Canadian content rules fear and bigotry – Cowichan Valley Citizen

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Canadian content drives fear and bigotry

Subject: “Canadian content rules are essential to the growth of Canadian entertainment” (August 3)

If the United States can be the international media powerhouse, it is without its own “local content requirements”, so certainly can Canada. The belief that without these regulations that there would be little or no Canadian media is logically misleading and fueled by sheer confirmation bias. This semi-xenophobic fear of “foreign” (American) content is nothing more than thinly disguised alarmist propaganda and fanaticism without any concrete foundation. It also stinks of nationalism, which ironically is bad according to the left. Blaming or crediting the United States for being an “initiator” of local content rules is laughably backward. I guess a group of insecure leftists are going to be nervous and alarmed if the ideals of American free enterprise and expression are widely disseminated. Horrors, people might start to believe it.

If the writer of the letter appreciates and consumes Canadian media, that’s okay. They are even free to love Boys in the trailer park (entertaining, yes, but quality television it certainly isn’t). I have no problem with that. Either way, I’m thankful that I live close enough to the border that I have a bunch of American channels over the air (and later, cable) to get more of what I wanted to watch. I’ve never positioned myself as the absolute arbiter of what is objectively good media, but I think I’m a good judge of the writing and structure of the story.

The writer makes a big straw man assuming I don’t consume any Canadian media. I like American, British, Japanese (anime) stuff, and yes, even Canadian stuff. I can’t make an exhaustive list here as that would make the letter incredibly long, but I prefer sci-fi, animated shows especially from the 70s and 80s, 80s action / adventure, comedy and fantasy . My first consideration is not: “Is this Canadian?” “But rather:” Do I like that? And “Is it entertaining / good enough?” Whether or not something is Canadian doesn’t even enter the equation at all for me, because I don’t need the Canadian media to tell me how to be Canadian. Damn, even The smallest hobo (80’s version) is not very good; just about all worth watching is the dog. Watching him doesn’t make a person more Canadian. Human play and writing left something to be desired, which is probably why a child I knew wrote The smallest hobo fanfiction at the time.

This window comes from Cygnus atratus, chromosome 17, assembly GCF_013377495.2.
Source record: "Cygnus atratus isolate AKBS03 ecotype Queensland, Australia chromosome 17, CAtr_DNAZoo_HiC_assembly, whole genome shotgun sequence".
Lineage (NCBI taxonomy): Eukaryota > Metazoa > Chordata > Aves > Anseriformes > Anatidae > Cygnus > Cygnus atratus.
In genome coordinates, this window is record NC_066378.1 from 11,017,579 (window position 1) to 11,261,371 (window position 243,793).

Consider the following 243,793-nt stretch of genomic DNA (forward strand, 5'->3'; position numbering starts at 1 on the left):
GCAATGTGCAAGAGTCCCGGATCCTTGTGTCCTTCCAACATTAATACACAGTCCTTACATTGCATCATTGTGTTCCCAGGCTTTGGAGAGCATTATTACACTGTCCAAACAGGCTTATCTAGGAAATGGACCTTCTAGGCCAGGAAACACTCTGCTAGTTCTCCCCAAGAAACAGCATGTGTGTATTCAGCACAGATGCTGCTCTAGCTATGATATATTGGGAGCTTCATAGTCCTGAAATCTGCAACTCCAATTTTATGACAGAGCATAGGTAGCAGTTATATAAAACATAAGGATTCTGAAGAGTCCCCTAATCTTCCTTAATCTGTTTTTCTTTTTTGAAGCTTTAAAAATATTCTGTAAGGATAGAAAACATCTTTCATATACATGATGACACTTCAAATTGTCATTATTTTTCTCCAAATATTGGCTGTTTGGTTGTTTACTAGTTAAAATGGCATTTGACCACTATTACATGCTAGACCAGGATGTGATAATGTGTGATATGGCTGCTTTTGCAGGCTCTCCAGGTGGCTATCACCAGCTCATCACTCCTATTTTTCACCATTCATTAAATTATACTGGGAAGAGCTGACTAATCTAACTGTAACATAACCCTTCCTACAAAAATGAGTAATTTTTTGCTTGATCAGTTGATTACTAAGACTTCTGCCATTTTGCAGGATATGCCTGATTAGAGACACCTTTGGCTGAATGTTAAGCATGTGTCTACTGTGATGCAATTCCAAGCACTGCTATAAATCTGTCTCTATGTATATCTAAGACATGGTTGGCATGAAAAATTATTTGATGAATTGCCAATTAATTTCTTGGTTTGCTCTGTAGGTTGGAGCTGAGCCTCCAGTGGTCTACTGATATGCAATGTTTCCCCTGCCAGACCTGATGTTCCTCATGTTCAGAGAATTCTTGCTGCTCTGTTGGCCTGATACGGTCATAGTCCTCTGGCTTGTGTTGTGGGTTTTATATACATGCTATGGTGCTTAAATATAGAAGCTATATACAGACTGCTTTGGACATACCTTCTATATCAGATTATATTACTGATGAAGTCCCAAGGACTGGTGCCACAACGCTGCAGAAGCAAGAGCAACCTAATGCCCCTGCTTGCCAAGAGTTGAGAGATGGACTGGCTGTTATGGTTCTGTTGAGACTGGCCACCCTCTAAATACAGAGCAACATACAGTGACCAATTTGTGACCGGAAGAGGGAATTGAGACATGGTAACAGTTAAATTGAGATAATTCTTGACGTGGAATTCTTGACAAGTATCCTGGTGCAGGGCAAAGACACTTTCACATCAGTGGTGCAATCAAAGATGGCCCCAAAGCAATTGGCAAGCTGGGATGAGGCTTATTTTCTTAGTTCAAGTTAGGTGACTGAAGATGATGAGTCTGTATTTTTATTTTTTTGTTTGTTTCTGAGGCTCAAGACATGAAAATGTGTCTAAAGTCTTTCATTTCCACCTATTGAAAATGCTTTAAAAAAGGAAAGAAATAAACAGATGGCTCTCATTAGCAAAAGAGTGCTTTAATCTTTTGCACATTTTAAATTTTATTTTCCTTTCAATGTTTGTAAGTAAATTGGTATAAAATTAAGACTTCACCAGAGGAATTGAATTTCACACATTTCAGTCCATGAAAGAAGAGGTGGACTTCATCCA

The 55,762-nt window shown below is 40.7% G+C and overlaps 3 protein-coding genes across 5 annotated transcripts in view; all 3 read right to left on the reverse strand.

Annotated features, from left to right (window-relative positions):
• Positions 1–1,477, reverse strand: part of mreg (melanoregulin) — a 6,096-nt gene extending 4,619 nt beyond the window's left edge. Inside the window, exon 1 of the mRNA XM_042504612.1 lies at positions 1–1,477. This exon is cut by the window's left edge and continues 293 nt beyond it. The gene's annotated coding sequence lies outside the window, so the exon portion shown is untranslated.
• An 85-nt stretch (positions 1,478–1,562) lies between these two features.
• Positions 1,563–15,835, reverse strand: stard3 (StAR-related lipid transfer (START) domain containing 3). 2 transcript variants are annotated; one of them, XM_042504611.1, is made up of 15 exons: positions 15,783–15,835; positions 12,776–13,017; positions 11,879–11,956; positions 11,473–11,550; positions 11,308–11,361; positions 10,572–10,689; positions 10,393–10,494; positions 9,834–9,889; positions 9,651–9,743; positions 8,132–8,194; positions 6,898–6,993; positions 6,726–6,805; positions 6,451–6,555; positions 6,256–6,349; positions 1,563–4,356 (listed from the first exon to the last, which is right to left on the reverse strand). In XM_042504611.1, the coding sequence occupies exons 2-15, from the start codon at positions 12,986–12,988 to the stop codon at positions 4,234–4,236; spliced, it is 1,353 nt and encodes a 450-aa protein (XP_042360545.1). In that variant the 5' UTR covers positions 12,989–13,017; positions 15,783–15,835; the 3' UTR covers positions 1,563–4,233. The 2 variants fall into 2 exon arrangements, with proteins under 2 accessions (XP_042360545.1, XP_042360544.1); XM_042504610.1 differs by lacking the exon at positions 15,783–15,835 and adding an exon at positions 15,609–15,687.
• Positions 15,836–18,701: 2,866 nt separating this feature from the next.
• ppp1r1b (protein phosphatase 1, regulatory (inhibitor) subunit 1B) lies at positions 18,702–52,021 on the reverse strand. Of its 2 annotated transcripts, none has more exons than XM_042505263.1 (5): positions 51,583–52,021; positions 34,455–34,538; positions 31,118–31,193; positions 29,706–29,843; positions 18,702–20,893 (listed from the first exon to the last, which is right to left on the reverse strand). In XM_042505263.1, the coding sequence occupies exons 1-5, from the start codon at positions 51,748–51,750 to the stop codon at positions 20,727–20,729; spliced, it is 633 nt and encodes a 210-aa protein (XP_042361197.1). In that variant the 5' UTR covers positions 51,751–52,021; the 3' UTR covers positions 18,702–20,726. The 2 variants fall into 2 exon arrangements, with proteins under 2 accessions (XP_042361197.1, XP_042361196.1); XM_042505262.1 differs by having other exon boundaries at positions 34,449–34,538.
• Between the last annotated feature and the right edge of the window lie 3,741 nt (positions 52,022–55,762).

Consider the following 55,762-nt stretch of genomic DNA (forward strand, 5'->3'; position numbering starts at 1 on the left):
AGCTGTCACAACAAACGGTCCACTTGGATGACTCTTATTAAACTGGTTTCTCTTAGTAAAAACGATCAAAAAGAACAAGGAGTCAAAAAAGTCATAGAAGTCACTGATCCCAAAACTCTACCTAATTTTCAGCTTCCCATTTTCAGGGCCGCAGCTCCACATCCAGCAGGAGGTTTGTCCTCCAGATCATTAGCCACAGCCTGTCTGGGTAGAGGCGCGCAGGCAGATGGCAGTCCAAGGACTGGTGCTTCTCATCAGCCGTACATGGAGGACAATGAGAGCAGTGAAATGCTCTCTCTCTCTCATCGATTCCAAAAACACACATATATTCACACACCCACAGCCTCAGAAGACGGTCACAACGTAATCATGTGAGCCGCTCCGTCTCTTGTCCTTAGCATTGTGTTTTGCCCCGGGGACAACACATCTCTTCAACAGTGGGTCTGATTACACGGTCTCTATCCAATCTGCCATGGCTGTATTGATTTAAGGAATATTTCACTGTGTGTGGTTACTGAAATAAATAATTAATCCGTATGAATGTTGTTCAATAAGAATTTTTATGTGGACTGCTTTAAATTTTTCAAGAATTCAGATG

Netflix has kind of changed the game here and made content regulation obsolete, especially if you have a good VPN. Netflix has not purchased Canadian shows because there are Canadian content rules. He bought them because he loved them and believed American viewers and others around the world would appreciate them. If something didn’t exist, Netflix can and will exist, without government help. Canadian culture – whatever you think it is – is not in danger here; it will not disappear if the airwaves are no longer loaded with Canadian content quotas.

Whether the unspoken underlying belief is that without government funding these shows wouldn’t exist, that’s an entirely separate issue. America has 300 million potential media consumers, compared to about 38 million in Canada. This is the reason why Canadians like Stephen Amell and William Shatner went to Hollywood. If the United States likes something that we make, we don’t need the government to fund it.

A partial list of countries that have content regulations doesn’t really inspire confidence, as many of them are repressive, especially when it comes to free speech.

Of course, no one is literally forcing someone to watch something they don’t want. A clockwork orange style, but given this reality, why establish or maintain rules that limit people’s choices? I don’t turn off the TV if what is on Canadian TV doesn’t appeal to me; I’m just turning it to an American channel, because I can.

April J. Gibson

Duncan

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